Deb Ward, GWS, OWS, PWS, WSI - WATERCOLOR/WATER MEDIA - My passion is teaching adult “beginners”. Weekly classes in my home; workshops; classes for Cincinnati Recreation Commission. My work is nationally recognized and published - see “Featured” on my sidebar. I’m a Signature Member of Georgia, Ohio, Pennsylvania and Indiana state Watercolor Societies, Cincinnati Art Club, past-President of Greater Cincinnati Watercolor Society. Contact info below under “Class Information”

Tuesday, May 4, 2010

SHAKER VILLAGE

I spent 2 days last week at Shaker Village in Pleasant Hill, KY with Rhonda and another friend. The trip involved a brown mouse, a heavy suitcase, lots of steps, lots of laughter, and getting lost several times – both in the Village which only has one main street (don’t ask!!!) and on the highway – due to a quirky GPS named Georgia!
The village dates from early 1800's to 1912.  The Shakers were innovators in construction and medicine, and the engineering of some of these buildings is amazing!
Even though we all went into and passed the same buildings and took lots of photos of the same things, all of our pictures are different (just like the same painting done by more than one person!) We also saw different items in some of the buildings and surprised each other when we passed our cameras around in the evening.
The weather was cool and rainy the first day, but we didn’t let that dampen our spirits. The second day dawned sunny and warmer.
I won’t bore you with all the details or all the photos (not enough room on the blog for that!!!), but here are a few you might find of interest.

One of the workers with a baby goat.  And, did you know that Rhonda can “bleat” just like a goat!!!

Looking down the middle of the street – that used to be KY 68 until the mid-60s when the village began to be renovated and the highway moved.

This is the main building in center of town - it is HUGE!  I climbed all the stairs to the top of the building which housed huge closets on the top floor for storing seasonal clothing - built in drawers and tons of pegs!  It also housed an infirmary, school room, kitchen and huge dining hall, and sleeping rooms - men on one side, women on the other. 
Beautiful double staircase in the huge and tall entry way; tall arched doorways to let in light and air; they even had windows in the closets to allow in light and air!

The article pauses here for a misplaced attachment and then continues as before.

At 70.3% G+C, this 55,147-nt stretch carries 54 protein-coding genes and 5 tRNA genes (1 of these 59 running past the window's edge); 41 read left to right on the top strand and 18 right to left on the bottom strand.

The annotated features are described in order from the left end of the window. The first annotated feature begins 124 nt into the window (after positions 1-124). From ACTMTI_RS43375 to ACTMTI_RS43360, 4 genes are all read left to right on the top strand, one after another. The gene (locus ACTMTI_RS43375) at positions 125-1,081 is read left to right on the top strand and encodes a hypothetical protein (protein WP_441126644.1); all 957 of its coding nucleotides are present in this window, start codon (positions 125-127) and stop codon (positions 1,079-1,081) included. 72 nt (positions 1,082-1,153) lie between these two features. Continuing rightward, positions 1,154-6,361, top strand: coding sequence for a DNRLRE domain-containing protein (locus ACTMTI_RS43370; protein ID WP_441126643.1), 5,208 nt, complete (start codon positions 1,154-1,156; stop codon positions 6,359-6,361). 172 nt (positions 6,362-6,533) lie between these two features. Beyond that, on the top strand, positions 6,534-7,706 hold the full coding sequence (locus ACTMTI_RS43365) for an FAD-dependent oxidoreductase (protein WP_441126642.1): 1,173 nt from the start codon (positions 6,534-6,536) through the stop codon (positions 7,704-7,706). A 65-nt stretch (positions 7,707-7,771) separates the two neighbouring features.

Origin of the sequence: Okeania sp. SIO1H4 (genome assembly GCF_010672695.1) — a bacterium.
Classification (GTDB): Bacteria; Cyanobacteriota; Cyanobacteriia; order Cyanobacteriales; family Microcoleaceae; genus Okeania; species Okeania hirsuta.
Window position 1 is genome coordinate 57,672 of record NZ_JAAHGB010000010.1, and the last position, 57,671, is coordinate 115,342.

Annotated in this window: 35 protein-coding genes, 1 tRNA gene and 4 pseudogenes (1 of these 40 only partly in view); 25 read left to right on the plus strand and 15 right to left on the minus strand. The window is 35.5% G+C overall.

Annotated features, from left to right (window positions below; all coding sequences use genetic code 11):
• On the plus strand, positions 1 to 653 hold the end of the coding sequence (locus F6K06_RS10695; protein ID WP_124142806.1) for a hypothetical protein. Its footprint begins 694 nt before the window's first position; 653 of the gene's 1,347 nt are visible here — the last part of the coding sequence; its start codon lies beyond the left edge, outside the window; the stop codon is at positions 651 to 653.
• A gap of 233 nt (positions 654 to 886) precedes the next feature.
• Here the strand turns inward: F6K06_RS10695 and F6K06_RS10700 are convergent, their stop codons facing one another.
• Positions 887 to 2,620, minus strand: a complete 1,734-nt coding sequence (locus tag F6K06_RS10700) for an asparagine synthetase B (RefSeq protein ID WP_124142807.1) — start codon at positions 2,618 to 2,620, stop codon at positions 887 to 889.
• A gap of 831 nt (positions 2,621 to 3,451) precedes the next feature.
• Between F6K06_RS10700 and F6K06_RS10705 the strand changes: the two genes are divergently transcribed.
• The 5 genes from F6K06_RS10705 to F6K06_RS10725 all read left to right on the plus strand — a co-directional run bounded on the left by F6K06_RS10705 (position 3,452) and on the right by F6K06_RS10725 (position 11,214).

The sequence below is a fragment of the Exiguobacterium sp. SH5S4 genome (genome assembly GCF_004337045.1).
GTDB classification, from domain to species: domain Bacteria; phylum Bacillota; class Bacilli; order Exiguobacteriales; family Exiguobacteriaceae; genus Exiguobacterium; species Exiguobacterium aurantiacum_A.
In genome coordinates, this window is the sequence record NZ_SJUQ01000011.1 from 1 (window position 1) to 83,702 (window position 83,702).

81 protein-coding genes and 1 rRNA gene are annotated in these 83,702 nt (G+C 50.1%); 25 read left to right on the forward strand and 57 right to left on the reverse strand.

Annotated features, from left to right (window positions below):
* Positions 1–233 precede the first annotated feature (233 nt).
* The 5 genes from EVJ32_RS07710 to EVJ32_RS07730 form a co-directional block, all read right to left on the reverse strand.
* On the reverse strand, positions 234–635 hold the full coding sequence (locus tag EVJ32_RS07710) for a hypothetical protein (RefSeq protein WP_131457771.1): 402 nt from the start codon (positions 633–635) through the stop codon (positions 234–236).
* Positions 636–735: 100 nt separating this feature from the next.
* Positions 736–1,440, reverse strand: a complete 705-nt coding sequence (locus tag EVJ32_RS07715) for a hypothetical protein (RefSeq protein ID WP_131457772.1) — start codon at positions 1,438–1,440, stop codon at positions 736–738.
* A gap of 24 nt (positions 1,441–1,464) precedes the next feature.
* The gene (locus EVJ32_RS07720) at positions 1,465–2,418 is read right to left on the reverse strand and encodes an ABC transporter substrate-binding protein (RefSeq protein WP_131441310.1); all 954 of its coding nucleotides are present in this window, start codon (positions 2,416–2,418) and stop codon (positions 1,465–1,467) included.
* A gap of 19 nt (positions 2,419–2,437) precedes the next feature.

Water house on left, which contains a huge round water tank up on stone pillars.  Water was pumped here and supplied the village water.  The water was inside to keep it clean; warm in winter and cool in summer!
The building on the right was the "brethren's" wash house.  We peeked in the door to see the old fashioned bath tubs (wonder how many others before us did the same thing!!!)
This building makes me think of the "log cabin" pattern that I used to make a quilt for my son many years ago.  I believe that it was also one of the dwellings.
The top photo is the meeting house - which has an unobstructed hall on the first floor.  The weight of the entire building is held by the huge wooden timbers on the 3rd floor, much like a suspension bridge!
This is where the Shakers held their meetings, which could range from 15 minutes or 23 hours!  They entered and sat on moveable benches and waited for "the spirit to move them".  We watched a presentation of one woman with an amazing voice who sang some of their songs and performed a few of their dances.  (The Shakers danced and sang for their worship and would allow visitors who sat around the sides of the hall).  When this woman performed the dance and stomped her feet, it hurt my ears.  She told us that there would have been hundreds of Shakers in that room at one time dancing - and that they could be heard 4 miles away!  They called themselves The Believers, but visitors who watched their dancing and "shaking" during worship coined the name "Shakers".
The floors in the building where we spent the night never even squeaked, nor did the stairs - after all these years (unlike the floors and stairs in my house!!!)
It was a lovely and informative and fun couple of days!

5 comments:

RHCarpenter said...

I enjoyed seeing Shaker Village through your eyes this way, Deb :) I see you really like the buildings - but where are those dogwood photos?

Ginny Stiles said...

OH OH OH. Deb and Rhonda! I LOVEd this travelogue. I love KY in the spring!!! I would like permission to use the photo of the two white smaller buildings (bath house) as a painting. Could I? OH my so lovely!
Ginny

debwardart said...

Rhonda - Just buildings - dogwoods didn't make it to the blog!
Ginny - yes, KY is beautiful any time!

Ginny Stiles said...

Did you notice in the water house, Deb that the windows are all different sizes and positions? I also think the cement steps have been added just for people who are tourist. I'll bet the original steps were wood like the house. Also I don't think there is any paint on this building, do you? Everything just looks "weathered". No color on the shutters even! Did the Shakers maybe not use paint or color? Too flashy?

debwardart said...

Don't know why the windows are different and not sure about the steps, but considering the age of these buildings anything is possible. But the walkways have utilized the same type of stone as the original. There is white paint on the building - every wooden building had been painted (many times!!!) for protection. The colors are muted, but they did use color.